Yes, this does sound like a double standard. It seems that the Chinese mobile phone you were purchasing didn't put in place any arrangements for the product to be serviced in other countries. What was the brand of the Chinese mobile product?  

  6. The Source
    April 16, 2013

    Lily,

    It will take some time for us to find out whether recent criticism of Apple by Chinese authorities will translate to fewer sales of their products.  If it does, then this could hurt Apple in a significant way, because Apple is depending on higher revenues from sales of its products in China, especially since Europe and other global markets are still suffering from the effects of slow economic growth.  

     

  7. prabhakar_deosthali
    April 16, 2013

    The Source

    I do not exactly remember the brand name but it was in a reputed shopping mall and this was applicable to all the electronic products such as DVD playres, Cameras and all.

    The price was very attractive but the lack of international warranty deterred us from purchasing anything .

  8. The Source
    April 16, 2013

    Prabhakar_deosthali,

    You said that the price of the product was very attractive, but you didn't buy the Chinese made mobile phone because it did not have an international warranty. Apple, of course, is held to a different standard. There's so much that consumers have to consider in making the decision as to whether a product sells or sits on the shelf, and a warranty policy is as important as price, features and anything else associated with a consumer electronics product. That's the lesson that you are offering here.

      

  9. Mr. Roques
    April 16, 2013

    Apple will certainly learn from its mistake. What is the best selling smartphone in China? If it grew 40+% and Apple is only at 10%, who's getting all the rest? Maybe there's a Chinese maker we don't know about.

  10. Mr. Roques
    April 16, 2013

    Apple will certainly learn from its mistake. What is the best selling smartphone in China? If it grew 40+% and Apple is only at 10%, who's getting all the rest? Maybe there's a Chinese maker we don't know about.

  11. SP
    April 17, 2013

    That's a good move by Apple. Apple is known for following professional ethics. Last time when there was some human rights violation in one of their subcontractors, they ordered third party investigation.

  12. Eldredge
    April 17, 2013

    It sounds like Apple was offering a less attractive warranty for their Chinese market than they offered for other markets. I can understand the unhappiness from the consumers perspective.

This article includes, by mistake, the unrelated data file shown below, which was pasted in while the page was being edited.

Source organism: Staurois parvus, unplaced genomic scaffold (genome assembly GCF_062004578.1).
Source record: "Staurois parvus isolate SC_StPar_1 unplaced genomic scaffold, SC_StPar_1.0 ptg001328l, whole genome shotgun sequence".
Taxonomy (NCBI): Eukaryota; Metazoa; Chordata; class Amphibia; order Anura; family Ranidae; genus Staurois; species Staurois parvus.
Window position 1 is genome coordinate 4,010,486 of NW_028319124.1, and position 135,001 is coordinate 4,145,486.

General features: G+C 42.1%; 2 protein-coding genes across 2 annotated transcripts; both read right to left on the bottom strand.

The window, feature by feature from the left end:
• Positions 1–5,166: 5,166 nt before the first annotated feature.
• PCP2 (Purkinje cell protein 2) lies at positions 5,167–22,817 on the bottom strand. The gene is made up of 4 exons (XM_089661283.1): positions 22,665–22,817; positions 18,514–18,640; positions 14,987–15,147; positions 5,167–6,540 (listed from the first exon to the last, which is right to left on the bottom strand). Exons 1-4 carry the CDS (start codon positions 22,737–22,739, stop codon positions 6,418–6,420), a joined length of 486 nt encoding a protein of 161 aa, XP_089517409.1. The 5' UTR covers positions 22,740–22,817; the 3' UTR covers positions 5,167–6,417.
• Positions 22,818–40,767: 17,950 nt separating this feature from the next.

13. The Source
    April 17, 2013

    SP,

    The deplorable working conditions at Foxconn factories have been well documented, and I'm not sure that Apple's investigation into working conditions at Foxconn has significantly changed how workers are treated at the company that makes Apple's products.

    Here's a story published late last year about working conditions at Foxconn

    http://www.mirror.co.uk/news/world-news/apple-iphone-investigation-foxconn-workers-1377495

     

  14. FLYINGSCOT
    April 17, 2013

    I guess one would not want to wake a sleeping dragon as its bite could really hurt.  When I visited China people were desperate to buy Iphones and Ipads so Apple better not taint its cult status over there.

  15. The Source
    April 17, 2013

    FLYINGSCOT,

    You are so right.  Apple is depending on the Chinese consumer to buy its products, and as we know Apple is in a bit of a slump right now.   

     

  16. SP
    April 18, 2013

    No one can deny the importance of playing safe with Chinese consumers. Afterall its a big market.

  17. Mr. Roques
    April 19, 2013

    Well, maybe they needed to sell the iphones at a lower price and had to cut costs somewhere. How competitive is the smartphone market in China? I guess everyone wants a piece of it.

  18. Eldredge
    April 19, 2013

    @Mr. Roques – Good point – I wondered that as well. Apple may have been trying to compete with the prices and warranties offered by their competitors in that market, rather than in a global market – but are being held to the global standard tjey have set.

  19. t.alex
    April 23, 2013

    Maybe it's just a PR move by Apple?